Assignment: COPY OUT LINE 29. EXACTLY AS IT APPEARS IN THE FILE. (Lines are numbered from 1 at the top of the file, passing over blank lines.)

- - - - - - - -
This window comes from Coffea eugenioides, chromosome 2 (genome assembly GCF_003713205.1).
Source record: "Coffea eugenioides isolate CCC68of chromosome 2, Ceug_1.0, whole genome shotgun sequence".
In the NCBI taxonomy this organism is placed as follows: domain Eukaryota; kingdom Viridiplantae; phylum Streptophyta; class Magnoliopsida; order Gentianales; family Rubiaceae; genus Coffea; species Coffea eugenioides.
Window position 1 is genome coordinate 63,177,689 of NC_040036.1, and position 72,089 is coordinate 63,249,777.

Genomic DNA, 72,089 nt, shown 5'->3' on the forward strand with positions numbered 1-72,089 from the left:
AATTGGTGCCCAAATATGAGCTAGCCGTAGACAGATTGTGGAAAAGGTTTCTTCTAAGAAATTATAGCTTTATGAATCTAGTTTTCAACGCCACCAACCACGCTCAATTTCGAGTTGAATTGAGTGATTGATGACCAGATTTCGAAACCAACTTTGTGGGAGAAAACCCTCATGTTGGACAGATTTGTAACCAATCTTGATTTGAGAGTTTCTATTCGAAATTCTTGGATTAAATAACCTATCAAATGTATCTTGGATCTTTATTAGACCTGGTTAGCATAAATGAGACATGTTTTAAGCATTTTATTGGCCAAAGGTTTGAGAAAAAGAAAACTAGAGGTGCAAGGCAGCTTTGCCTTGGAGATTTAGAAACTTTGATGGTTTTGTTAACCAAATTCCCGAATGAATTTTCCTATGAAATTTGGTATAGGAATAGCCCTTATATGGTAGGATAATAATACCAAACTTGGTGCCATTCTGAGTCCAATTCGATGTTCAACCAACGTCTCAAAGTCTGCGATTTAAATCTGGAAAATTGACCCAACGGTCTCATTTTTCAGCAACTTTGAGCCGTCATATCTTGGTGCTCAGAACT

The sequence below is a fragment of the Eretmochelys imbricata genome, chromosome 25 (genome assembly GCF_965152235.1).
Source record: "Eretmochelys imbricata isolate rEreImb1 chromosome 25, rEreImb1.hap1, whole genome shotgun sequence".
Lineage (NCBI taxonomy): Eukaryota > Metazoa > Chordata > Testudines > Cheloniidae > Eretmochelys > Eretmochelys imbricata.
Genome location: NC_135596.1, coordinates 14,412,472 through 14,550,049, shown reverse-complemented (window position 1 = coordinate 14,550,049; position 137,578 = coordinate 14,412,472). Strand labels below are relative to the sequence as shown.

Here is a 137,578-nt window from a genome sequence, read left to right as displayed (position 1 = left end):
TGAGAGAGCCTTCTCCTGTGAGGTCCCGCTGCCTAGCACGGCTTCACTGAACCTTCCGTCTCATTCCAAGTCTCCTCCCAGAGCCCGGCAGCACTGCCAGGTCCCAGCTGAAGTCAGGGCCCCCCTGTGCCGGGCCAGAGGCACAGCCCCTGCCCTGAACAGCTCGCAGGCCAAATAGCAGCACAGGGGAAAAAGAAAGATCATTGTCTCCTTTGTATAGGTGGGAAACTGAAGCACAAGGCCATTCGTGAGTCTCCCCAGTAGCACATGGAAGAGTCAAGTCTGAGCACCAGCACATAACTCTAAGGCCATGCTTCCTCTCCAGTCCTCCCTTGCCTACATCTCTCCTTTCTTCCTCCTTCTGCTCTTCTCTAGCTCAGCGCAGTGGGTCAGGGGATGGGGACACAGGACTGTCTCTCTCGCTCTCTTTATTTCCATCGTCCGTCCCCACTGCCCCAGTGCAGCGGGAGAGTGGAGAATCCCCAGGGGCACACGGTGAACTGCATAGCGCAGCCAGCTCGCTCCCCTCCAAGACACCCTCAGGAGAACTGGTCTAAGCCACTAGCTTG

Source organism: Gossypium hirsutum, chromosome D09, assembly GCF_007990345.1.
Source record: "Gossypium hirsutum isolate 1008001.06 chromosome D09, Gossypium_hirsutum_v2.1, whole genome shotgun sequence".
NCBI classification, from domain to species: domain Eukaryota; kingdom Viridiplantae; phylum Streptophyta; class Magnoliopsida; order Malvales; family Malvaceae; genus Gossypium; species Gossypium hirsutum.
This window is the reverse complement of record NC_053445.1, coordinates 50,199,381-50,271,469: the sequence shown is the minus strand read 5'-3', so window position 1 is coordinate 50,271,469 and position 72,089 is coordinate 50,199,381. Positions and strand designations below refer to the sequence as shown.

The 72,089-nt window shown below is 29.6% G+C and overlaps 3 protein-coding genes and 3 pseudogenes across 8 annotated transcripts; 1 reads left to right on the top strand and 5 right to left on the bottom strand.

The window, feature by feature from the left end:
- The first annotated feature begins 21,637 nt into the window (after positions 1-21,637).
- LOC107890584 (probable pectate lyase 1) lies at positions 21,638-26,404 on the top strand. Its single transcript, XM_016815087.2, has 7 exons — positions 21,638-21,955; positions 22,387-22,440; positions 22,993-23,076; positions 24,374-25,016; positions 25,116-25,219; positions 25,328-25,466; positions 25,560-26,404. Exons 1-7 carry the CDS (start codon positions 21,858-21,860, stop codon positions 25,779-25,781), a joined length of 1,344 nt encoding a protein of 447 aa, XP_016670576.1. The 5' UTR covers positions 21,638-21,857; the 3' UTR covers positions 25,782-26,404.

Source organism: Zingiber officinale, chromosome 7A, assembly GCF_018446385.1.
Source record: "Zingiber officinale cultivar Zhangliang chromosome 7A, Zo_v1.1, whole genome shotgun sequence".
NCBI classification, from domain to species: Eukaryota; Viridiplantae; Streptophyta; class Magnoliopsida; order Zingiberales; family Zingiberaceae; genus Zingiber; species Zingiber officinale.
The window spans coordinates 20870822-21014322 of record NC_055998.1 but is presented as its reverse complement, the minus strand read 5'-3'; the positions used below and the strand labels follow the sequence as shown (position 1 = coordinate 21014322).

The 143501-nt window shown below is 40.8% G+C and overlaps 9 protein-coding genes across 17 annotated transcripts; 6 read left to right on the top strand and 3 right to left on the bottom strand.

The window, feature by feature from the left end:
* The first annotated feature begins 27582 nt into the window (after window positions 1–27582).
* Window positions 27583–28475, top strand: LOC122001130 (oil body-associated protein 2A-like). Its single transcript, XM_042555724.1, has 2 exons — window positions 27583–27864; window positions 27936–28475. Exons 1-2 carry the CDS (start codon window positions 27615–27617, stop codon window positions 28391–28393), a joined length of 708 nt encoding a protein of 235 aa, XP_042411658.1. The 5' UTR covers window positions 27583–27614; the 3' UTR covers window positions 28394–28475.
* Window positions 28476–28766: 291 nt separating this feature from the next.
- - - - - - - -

* Window positions 28476–28766: 291 nt separating this feature from the next.